Wildfire | 2019 (25 July) | 352p | Review copy | Buy the book
Every year on 7 July a woman is snatched off a London street never to be seen again. The body of one has been found but the killer learned from his mistake. No more have been discovered. But that day in 2005 was the day of the London bombings, when the attention was stolen from the killer. He’s determined that this won’t be the case again. The police know him as the Magpie as he likes to keep mementos from his crimes. There’s a reason why he keeps them.
7 July is also the birthday of young Addie Knight. On 7 July 2005 her father came home covered in blood and Addie, just ten years old, believed it was because of the bombings but then she and her much older sister Jessie find the purse of one of the missing women hidden in a hole in their father’s wall. Addie’s world is torn apart but while she struggles with what to do with the suspicion that consumes her, Jessie decides to make amends in another way entirely.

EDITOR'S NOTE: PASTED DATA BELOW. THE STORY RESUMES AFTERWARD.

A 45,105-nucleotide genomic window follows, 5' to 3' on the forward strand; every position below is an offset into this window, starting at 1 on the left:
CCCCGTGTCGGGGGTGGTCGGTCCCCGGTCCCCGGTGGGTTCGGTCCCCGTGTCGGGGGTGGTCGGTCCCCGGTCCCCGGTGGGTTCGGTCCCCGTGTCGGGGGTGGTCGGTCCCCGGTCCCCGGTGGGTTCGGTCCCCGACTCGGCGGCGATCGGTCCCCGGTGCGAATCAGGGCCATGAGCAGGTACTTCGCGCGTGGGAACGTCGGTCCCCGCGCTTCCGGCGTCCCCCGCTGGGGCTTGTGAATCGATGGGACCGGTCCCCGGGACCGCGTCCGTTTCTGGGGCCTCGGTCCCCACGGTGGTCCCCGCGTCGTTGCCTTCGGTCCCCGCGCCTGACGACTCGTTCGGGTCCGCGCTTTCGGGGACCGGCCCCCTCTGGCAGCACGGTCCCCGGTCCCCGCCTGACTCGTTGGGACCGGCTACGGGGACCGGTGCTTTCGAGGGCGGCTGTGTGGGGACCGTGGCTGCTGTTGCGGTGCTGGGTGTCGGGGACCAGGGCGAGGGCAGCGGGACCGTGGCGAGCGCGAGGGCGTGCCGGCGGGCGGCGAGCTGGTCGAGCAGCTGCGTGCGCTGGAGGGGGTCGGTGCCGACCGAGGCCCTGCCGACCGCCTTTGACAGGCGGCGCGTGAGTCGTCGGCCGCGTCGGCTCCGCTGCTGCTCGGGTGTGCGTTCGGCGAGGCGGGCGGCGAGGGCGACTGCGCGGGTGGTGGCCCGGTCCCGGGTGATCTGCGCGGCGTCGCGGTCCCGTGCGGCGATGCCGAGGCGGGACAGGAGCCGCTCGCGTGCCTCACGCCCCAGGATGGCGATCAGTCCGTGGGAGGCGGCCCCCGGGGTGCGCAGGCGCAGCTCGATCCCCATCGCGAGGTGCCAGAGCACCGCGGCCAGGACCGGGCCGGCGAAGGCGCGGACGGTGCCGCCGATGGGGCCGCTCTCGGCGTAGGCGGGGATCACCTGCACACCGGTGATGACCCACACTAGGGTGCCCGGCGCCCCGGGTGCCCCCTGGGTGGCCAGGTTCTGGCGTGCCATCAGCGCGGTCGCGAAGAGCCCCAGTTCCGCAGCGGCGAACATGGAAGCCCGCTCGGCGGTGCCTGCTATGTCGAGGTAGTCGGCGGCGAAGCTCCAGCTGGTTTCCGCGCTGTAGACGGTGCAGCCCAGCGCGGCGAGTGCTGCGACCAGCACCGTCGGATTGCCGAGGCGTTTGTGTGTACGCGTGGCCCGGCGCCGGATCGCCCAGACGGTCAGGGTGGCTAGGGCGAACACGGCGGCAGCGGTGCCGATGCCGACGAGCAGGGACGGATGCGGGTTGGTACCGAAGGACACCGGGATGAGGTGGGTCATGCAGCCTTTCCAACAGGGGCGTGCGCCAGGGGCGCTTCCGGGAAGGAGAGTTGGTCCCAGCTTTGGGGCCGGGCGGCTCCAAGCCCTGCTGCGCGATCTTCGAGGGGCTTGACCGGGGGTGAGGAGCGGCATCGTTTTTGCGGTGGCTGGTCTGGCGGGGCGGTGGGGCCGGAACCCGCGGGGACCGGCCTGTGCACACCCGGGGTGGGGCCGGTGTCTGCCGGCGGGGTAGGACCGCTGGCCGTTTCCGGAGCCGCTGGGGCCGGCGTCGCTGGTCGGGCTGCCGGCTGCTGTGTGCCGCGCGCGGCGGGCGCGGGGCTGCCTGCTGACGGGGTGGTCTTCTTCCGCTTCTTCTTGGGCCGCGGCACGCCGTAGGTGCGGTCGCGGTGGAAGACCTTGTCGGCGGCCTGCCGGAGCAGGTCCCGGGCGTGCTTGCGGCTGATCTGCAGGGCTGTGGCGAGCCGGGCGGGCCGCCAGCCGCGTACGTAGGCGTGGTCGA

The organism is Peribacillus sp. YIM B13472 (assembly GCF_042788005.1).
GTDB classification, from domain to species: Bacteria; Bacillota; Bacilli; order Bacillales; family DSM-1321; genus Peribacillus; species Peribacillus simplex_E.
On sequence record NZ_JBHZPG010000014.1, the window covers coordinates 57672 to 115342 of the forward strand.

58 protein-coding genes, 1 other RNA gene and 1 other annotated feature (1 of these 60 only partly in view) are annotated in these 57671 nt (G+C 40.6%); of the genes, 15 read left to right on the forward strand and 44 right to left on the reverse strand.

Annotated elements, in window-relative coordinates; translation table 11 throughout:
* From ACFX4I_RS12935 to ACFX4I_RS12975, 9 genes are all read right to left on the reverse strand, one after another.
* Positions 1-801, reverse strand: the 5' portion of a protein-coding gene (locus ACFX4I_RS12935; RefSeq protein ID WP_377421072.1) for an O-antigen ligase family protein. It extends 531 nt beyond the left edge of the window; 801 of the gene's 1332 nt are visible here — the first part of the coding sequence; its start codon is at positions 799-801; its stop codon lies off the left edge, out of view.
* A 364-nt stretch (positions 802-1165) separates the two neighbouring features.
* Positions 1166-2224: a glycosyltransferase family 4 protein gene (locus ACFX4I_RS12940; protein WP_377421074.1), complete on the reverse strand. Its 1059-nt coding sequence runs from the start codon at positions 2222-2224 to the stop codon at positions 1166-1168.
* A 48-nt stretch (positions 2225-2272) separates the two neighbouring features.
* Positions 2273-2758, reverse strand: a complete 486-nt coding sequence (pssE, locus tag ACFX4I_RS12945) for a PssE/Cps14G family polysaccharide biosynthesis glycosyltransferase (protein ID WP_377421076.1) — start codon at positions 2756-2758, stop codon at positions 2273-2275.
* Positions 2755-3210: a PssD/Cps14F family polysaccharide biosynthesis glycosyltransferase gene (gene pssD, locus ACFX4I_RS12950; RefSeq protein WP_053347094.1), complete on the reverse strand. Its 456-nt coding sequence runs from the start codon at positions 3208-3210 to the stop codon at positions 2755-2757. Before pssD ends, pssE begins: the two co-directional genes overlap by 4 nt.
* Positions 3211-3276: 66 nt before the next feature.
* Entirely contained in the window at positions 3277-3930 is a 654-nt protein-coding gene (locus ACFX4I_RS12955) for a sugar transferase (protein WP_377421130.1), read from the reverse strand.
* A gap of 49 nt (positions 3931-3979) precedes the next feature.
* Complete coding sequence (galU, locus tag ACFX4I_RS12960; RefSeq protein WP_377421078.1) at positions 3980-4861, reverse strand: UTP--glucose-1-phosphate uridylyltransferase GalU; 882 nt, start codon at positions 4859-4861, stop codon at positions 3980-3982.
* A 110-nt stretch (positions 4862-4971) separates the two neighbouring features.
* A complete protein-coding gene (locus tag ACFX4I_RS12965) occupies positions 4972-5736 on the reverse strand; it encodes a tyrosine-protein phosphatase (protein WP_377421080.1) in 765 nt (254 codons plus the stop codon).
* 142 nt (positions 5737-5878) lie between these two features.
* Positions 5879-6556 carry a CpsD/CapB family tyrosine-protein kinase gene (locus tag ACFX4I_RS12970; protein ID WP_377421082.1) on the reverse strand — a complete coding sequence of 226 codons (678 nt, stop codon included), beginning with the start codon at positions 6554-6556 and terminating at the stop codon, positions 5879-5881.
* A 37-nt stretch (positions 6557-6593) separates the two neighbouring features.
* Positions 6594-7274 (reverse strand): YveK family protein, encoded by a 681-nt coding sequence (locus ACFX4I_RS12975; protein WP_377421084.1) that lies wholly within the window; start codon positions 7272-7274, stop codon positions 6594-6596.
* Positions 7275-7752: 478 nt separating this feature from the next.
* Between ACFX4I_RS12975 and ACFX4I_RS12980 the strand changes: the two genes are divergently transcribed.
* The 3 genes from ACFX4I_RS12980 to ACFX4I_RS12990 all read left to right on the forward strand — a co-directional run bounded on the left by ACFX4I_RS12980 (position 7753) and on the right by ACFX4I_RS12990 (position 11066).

The July Girls is attracting a lot of attention and deservedly so. It’s a psychological thriller that races along – I read it in just a day – but it’s also driven by some beautifully drawn characters, especially sisters Addie and Jessie, as well as the younger children in the novel. They feel real; the awful situation they find themselves in also feels real, and we care deeply for little Addie as the worry she must contend with damages her. It’s a fascinating yet emotional portrait of a young girl caught in a situation she’s not old enough to deal with. And it’s through her young innocent eyes that we see this world that Phoebe Lock has created and it’s a menacing one, in which killers steal women, terrorists blow up innocent commuters and the disaffected riot in London’s streets.
I don’t want to give anything more away about the plot as it’s full of surprises as Addie grows into a teenager and learns more about the world and people around her. The menace is particularly prevalent in the first half of the novel and so this is my favourite part but I enjoyed the whole novel. It’s impossible to put down, with the pages flying through the fingers and – and this is a rare and good thing – I was completely caught out! I suspect this will be a very popular read on the beaches this summer.